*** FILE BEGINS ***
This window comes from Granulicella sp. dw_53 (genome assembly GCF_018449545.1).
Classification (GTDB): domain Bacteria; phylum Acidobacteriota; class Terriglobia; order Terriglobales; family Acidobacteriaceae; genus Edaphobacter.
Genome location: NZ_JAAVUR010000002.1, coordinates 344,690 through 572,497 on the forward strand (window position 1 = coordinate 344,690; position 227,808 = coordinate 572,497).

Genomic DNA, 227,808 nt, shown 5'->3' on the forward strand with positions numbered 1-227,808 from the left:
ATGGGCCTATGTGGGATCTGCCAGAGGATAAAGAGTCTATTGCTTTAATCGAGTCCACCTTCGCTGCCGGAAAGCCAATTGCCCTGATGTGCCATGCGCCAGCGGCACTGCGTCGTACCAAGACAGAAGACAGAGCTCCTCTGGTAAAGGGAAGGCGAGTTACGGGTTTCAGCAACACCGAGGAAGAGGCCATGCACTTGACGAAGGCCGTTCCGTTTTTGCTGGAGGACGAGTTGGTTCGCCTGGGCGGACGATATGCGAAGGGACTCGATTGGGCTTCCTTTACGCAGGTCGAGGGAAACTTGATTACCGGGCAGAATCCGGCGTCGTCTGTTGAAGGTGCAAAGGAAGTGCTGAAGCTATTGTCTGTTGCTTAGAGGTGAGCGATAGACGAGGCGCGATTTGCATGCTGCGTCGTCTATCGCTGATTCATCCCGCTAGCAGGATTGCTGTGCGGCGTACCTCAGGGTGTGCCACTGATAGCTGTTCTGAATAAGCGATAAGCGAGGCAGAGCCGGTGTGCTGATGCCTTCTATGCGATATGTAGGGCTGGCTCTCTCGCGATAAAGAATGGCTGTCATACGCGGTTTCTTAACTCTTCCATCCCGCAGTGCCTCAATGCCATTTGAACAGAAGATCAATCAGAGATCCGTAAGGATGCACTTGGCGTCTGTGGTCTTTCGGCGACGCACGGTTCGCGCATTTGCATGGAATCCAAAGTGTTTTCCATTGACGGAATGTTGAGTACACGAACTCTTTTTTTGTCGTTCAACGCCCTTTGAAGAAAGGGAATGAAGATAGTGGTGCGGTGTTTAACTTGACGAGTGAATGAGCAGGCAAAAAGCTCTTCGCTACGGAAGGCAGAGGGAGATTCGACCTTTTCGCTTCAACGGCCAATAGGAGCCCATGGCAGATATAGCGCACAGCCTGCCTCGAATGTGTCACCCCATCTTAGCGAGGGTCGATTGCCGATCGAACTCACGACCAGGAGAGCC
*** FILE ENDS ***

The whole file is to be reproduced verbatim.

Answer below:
This window comes from Granulicella sp. dw_53 (genome assembly GCF_018449545.1).
Classification (GTDB): domain Bacteria; phylum Acidobacteriota; class Terriglobia; order Terriglobales; family Acidobacteriaceae; genus Edaphobacter.
Genome location: NZ_JAAVUR010000002.1, coordinates 344,690 through 572,497 on the forward strand (window position 1 = coordinate 344,690; position 227,808 = coordinate 572,497).

Genomic DNA, 227,808 nt, shown 5'->3' on the forward strand with positions numbered 1-227,808 from the left:
ATGGGCCTATGTGGGATCTGCCAGAGGATAAAGAGTCTATTGCTTTAATCGAGTCCACCTTCGCTGCCGGAAAGCCAATTGCCCTGATGTGCCATGCGCCAGCGGCACTGCGTCGTACCAAGACAGAAGACAGAGCTCCTCTGGTAAAGGGAAGGCGAGTTACGGGTTTCAGCAACACCGAGGAAGAGGCCATGCACTTGACGAAGGCCGTTCCGTTTTTGCTGGAGGACGAGTTGGTTCGCCTGGGCGGACGATATGCGAAGGGACTCGATTGGGCTTCCTTTACGCAGGTCGAGGGAAACTTGATTACCGGGCAGAATCCGGCGTCGTCTGTTGAAGGTGCAAAGGAAGTGCTGAAGCTATTGTCTGTTGCTTAGAGGTGAGCGATAGACGAGGCGCGATTTGCATGCTGCGTCGTCTATCGCTGATTCATCCCGCTAGCAGGATTGCTGTGCGGCGTACCTCAGGGTGTGCCACTGATAGCTGTTCTGAATAAGCGATAAGCGAGGCAGAGCCGGTGTGCTGATGCCTTCTATGCGATATGTAGGGCTGGCTCTCTCGCGATAAAGAATGGCTGTCATACGCGGTTTCTTAACTCTTCCATCCCGCAGTGCCTCAATGCCATTTGAACAGAAGATCAATCAGAGATCCGTAAGGATGCACTTGGCGTCTGTGGTCTTTCGGCGACGCACGGTTCGCGCATTTGCATGGAATCCAAAGTGTTTTCCATTGACGGAATGTTGAGTACACGAACTCTTTTTTTGTCGTTCAACGCCCTTTGAAGAAAGGGAATGAAGATAGTGGTGCGGTGTTTAACTTGACGAGTGAATGAGCAGGCAAAAAGCTCTTCGCTACGGAAGGCAGAGGGAGATTCGACCTTTTCGCTTCAACGGCCAATAGGAGCCCATGGCAGATATAGCGCACAGCCTGCCTCGAATGTGTCACCCCATCTTAGCGAGGGTCGATTGCCGATCGAACTCACGACCAGGAGAGCC